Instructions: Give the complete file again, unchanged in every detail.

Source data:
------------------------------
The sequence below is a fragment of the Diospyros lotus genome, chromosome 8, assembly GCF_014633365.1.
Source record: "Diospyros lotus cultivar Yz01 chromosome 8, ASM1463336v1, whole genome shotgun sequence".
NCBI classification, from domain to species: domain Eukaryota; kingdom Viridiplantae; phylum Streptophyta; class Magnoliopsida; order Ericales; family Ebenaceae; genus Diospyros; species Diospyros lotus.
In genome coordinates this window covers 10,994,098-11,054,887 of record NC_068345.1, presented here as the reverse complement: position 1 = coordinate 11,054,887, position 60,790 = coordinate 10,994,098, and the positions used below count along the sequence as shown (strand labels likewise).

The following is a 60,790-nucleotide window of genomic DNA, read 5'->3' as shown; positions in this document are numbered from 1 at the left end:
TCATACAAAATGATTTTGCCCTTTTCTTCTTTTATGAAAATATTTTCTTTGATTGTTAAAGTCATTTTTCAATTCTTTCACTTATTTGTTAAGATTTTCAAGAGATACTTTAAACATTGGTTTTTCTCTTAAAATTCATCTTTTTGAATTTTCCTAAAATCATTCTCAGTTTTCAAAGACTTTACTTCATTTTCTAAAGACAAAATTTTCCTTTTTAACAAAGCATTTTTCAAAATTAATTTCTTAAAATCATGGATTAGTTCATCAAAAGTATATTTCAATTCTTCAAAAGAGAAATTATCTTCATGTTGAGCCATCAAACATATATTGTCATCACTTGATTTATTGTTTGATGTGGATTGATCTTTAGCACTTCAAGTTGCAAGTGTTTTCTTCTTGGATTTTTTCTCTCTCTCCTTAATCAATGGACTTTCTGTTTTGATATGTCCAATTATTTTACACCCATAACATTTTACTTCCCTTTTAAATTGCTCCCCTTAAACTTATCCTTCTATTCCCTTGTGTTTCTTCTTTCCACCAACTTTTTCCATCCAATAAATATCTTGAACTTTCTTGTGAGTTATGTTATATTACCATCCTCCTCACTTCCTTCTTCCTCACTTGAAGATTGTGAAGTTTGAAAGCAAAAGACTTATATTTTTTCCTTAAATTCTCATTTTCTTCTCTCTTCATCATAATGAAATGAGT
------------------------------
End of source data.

The sequence below is a fragment of the Diospyros lotus genome, chromosome 8, assembly GCF_014633365.1.
Source record: "Diospyros lotus cultivar Yz01 chromosome 8, ASM1463336v1, whole genome shotgun sequence".
NCBI classification, from domain to species: domain Eukaryota; kingdom Viridiplantae; phylum Streptophyta; class Magnoliopsida; order Ericales; family Ebenaceae; genus Diospyros; species Diospyros lotus.
In genome coordinates this window covers 10,994,098-11,054,887 of record NC_068345.1, presented here as the reverse complement: position 1 = coordinate 11,054,887, position 60,790 = coordinate 10,994,098, and the positions used below count along the sequence as shown (strand labels likewise).

The following is a 60,790-nucleotide window of genomic DNA, read 5'->3' as shown; positions in this document are numbered from 1 at the left end:
TCATACAAAATGATTTTGCCCTTTTCTTCTTTTATGAAAATATTTTCTTTGATTGTTAAAGTCATTTTTCAATTCTTTCACTTATTTGTTAAGATTTTCAAGAGATACTTTAAACATTGGTTTTTCTCTTAAAATTCATCTTTTTGAATTTTCCTAAAATCATTCTCAGTTTTCAAAGACTTTACTTCATTTTCTAAAGACAAAATTTTCCTTTTTAACAAAGCATTTTTCAAAATTAATTTCTTAAAATCATGGATTAGTTCATCAAAAGTATATTTCAATTCTTCAAAAGAGAAATTATCTTCATGTTGAGCCATCAAACATATATTGTCATCACTTGATTTATTGTTTGATGTGGATTGATCTTTAGCACTTCAAGTTGCAAGTGTTTTCTTCTTGGATTTTTTCTCTCTCTCCTTAATCAATGGACTTTCTGTTTTGATATGTCCAATTATTTTACACCCATAACATTTTACTTCCCTTTTAAATTGCTCCCCTTAAACTTATCCTTCTATTCCCTTGTGTTTCTTCTTTCCACCAACTTTTTCCATCCAATAAATATCTTGAACTTTCTTGTGAGTTATGTTATATTACCATCCTCCTCACTTCCTTCTTCCTCACTTGAAGATTGTGAAGTTTGAAAGCAAAAGACTTATATTTTTTCCTTAAATTCTCATTTTCTTCTCTCTTCATCATAATGAAATGAGT